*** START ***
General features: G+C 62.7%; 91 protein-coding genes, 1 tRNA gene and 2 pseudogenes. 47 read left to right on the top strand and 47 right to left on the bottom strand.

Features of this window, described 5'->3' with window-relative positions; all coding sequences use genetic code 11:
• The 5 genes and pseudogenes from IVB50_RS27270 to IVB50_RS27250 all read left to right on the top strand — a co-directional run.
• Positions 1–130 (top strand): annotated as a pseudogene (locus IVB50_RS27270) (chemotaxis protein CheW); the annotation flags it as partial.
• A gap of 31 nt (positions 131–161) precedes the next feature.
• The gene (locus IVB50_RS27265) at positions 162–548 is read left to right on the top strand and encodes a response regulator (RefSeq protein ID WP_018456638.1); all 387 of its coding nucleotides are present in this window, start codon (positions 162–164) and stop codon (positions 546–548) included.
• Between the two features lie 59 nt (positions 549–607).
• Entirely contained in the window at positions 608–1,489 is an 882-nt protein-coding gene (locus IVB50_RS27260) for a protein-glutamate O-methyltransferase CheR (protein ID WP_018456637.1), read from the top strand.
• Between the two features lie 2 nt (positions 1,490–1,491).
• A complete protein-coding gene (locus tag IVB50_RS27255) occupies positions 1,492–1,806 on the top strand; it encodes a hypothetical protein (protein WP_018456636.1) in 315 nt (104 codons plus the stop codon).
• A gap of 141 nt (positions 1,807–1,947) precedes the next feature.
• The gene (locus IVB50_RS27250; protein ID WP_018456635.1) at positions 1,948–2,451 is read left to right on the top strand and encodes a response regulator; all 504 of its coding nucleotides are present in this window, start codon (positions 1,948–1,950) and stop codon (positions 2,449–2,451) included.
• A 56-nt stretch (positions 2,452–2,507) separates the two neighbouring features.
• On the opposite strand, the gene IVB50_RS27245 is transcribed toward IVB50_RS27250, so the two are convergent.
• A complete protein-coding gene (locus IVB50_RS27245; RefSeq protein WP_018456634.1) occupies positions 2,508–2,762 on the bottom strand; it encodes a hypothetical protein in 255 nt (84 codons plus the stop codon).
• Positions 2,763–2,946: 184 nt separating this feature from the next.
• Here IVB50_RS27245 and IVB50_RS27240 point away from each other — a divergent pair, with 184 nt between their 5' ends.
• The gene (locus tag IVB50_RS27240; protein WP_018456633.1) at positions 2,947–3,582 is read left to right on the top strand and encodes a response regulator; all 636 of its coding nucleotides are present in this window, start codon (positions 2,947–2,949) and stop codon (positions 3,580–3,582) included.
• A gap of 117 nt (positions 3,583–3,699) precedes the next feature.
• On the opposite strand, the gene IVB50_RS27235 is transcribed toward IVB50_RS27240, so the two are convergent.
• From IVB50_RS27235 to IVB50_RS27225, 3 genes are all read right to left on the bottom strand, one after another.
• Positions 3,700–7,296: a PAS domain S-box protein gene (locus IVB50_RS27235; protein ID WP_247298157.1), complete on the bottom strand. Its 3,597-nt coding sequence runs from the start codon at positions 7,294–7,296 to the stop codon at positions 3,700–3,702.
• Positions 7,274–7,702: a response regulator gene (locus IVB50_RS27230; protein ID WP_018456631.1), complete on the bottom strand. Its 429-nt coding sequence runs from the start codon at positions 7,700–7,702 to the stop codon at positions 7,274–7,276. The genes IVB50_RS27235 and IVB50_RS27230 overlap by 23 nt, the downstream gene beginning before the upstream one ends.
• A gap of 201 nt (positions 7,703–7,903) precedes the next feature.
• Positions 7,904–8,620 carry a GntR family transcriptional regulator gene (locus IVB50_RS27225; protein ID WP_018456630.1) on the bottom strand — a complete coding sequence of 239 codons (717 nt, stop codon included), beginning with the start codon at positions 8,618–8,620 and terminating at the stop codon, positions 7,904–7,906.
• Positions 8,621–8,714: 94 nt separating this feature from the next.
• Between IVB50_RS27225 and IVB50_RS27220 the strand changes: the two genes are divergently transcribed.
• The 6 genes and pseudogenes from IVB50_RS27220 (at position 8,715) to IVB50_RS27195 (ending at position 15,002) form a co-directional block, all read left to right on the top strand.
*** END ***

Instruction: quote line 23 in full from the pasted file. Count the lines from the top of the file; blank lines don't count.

• Positions 7,274–7,702: a response regulator gene (locus IVB50_RS27230; protein ID WP_018456631.1), complete on the bottom strand. Its 429-nt coding sequence runs from the start codon at positions 7,700–7,702 to the stop codon at positions 7,274–7,276. The genes IVB50_RS27235 and IVB50_RS27230 overlap by 23 nt, the downstream gene beginning before the upstream one ends.